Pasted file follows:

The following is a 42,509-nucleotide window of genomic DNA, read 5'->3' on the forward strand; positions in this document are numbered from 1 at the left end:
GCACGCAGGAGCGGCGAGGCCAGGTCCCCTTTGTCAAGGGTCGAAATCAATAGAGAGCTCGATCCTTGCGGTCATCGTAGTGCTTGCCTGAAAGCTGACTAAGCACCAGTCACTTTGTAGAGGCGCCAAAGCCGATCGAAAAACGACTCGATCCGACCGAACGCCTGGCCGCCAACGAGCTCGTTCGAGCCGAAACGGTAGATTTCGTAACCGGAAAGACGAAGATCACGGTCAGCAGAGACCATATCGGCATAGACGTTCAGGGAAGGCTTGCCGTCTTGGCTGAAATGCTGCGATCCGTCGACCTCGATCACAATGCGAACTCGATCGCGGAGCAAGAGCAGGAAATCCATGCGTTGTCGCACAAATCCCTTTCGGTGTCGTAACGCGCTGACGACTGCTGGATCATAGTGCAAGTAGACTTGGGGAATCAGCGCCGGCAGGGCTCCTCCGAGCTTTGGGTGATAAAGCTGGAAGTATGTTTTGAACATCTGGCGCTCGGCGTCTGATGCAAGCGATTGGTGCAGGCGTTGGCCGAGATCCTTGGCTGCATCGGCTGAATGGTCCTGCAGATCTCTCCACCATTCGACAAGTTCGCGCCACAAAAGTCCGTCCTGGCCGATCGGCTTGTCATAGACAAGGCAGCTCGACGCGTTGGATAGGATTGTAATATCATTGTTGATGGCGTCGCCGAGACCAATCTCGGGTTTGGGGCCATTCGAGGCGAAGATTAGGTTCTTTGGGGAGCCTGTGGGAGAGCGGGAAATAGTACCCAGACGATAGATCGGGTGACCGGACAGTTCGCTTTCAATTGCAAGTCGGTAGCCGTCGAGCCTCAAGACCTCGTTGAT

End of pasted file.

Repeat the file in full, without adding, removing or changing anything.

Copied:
The following is a 42,509-nucleotide window of genomic DNA, read 5'->3' on the forward strand; positions in this document are numbered from 1 at the left end:
GCACGCAGGAGCGGCGAGGCCAGGTCCCCTTTGTCAAGGGTCGAAATCAATAGAGAGCTCGATCCTTGCGGTCATCGTAGTGCTTGCCTGAAAGCTGACTAAGCACCAGTCACTTTGTAGAGGCGCCAAAGCCGATCGAAAAACGACTCGATCCGACCGAACGCCTGGCCGCCAACGAGCTCGTTCGAGCCGAAACGGTAGATTTCGTAACCGGAAAGACGAAGATCACGGTCAGCAGAGACCATATCGGCATAGACGTTCAGGGAAGGCTTGCCGTCTTGGCTGAAATGCTGCGATCCGTCGACCTCGATCACAATGCGAACTCGATCGCGGAGCAAGAGCAGGAAATCCATGCGTTGTCGCACAAATCCCTTTCGGTGTCGTAACGCGCTGACGACTGCTGGATCATAGTGCAAGTAGACTTGGGGAATCAGCGCCGGCAGGGCTCCTCCGAGCTTTGGGTGATAAAGCTGGAAGTATGTTTTGAACATCTGGCGCTCGGCGTCTGATGCAAGCGATTGGTGCAGGCGTTGGCCGAGATCCTTGGCTGCATCGGCTGAATGGTCCTGCAGATCTCTCCACCATTCGACAAGTTCGCGCCACAAAAGTCCGTCCTGGCCGATCGGCTTGTCATAGACAAGGCAGCTCGACGCGTTGGATAGGATTGTAATATCATTGTTGATGGCGTCGCCGAGACCAATCTCGGGTTTGGGGCCATTCGAGGCGAAGATTAGGTTCTTTGGGGAGCCTGTGGGAGAGCGGGAAATAGTACCCAGACGATAGATCGGGTGACCGGACAGTTCGCTTTCAATTGCAAGTCGGTAGCCGTCGAGCCTCAAGACCTCGTTGAT